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More misinformation. Or to state it more accurately, incomplete information.
300cfm under what static?? Leaf blowers are not designed to operate with any length of entering duct work or hoses, shop vacs are.
If we add 6-8 ft of 2-1/2 shop vac hose to the leaf blower how does that fan curve handle the extra static? how far do the cfms drop? 200? 100? or less? How does the added static effect the amperage draw? Does the higher amperage result in dangerous motor temps?
Also, the addition of a Thein baffle or Dust deputy further increases friction losses, lowering cfm air volume.
All of these question are impossible to answer without laboratory testing because the leaf blower is NOT intended to operate under those conditions.
I am with you, Joe. 300 CFM is probably not adequate for 4" dust hose and 2 1/2" will probably severely restrict the air flow.

Amperage draw usually drops on a blocked vac, but depending on how the motor is cooled, the lower airflow can be problem also.

Woodgears.ca has some info on measuring sp and such. Doesn't necessarily need a lab per se.

I wonder how effective a Thein baffle type separator would be with the higher air speed. Would it just blow the fine dust straight thru? Don't know the answer to that one. If you loose the air speed, you loose the cfm advantange quickly.

My main issues are
1. Large wood chips becoming high speed projectiles
2. Shop vacs are quite effective on small tools (works very well on my router table!) and not really more expensive than the leaf blower option.

I think Chris is right about the fire hazard issue. Any motor can overheat.

I just can't see the cost benefit, nor really any reduction in dust compared to a shop vac
 

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Discussion Starter · #62 ·
Why is it that when someone recommends not using landscaping tools indoors for woodworking tasks he is met with a snide Festool comment? Are all contrary viewpoints met with this same condescending tone?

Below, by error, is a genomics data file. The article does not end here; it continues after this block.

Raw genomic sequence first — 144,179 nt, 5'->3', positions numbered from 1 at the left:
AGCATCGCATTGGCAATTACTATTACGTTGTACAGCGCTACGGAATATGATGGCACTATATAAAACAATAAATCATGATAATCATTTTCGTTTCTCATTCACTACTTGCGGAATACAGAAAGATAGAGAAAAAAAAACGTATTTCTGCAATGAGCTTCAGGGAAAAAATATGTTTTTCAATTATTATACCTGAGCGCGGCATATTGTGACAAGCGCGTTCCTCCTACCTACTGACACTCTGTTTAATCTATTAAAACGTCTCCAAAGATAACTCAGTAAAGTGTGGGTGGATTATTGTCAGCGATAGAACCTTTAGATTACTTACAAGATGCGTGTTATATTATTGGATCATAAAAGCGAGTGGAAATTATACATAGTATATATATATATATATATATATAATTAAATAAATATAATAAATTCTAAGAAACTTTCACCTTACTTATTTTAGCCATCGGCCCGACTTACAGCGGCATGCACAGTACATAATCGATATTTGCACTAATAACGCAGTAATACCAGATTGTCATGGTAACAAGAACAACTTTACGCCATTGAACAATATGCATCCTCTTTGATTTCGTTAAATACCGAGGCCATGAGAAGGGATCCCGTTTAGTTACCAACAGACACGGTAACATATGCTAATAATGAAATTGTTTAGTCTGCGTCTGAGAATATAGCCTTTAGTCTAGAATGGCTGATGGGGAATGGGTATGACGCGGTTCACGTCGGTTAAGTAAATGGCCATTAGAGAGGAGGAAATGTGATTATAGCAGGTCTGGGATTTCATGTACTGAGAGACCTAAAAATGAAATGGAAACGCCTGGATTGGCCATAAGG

Pretty lame...reeks of insecurity.
the festool question was in response to your claims that using power tools for woodworking is an expensive proposition, that "proper" dust collection is expensive, and that if i am not willing or able to shell out the big bucks for proper tools, then i should use hand tools.

and it was exacerbated by your statement that it is a "ridiculous scheme" supported by "penny pinching" woodworkers who have "no expertise". when you come across as condescending, you should expect responses that are not flattering

it had nothing to do with the discussion of the pros and cons of re-purposing a leaf blower/vacuum for dust collection.
 

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Discussion Starter · #63 · (Edited)
I am with you, Joe. 300 CFM is probably not adequate for 4" dust hose and 2 1/2" will probably severely restrict the air flow.

Amperage draw usually drops on a blocked vac, but depending on how the motor is cooled, the lower airflow can be problem also.

Woodgears.ca has some info on measuring sp and such. Doesn't necessarily need a lab per se.

I wonder how effective a Thein baffle type separator would be with the higher air speed. Would it just blow the fine dust straight thru? Don't know the answer to that one. If you loose the air speed, you loose the cfm advantange quickly.

My main issues are
1. Large wood chips becoming high speed projectiles
2. Shop vacs are quite effective on small tools (works very well on my router table!) and not really more expensive than the leaf blower option.

I think Chris is right about the fire hazard issue. Any motor can overheat.

I just can't see the cost benefit, nor really any reduction in dust compared to a shop vac
duane, if one were to hook up a thein or cyclone baffle, it would be on the vacuum side, not the discharge side. forcing air though a baffle like that would only ensure that is was cleaned out, because the property that allows it to work is the drop in air pressure from going into a larger enclosure. that drop is what lets the particles fall out of the air stream.

i already have 2 shop vacs. but i also have a leaf blower that sits there 95% of the time doing nothing, waiting until the fall. this is an effort to see if it could be put to use the rest of the year.

it may very well be that a restriction like an air filter could kill the suction of a leaf vac such that it would not be useful. the openings around the impellor in a shop vac could be smaller, which would result in it being able to keep the suction up in spite of a restriction on the inlet side.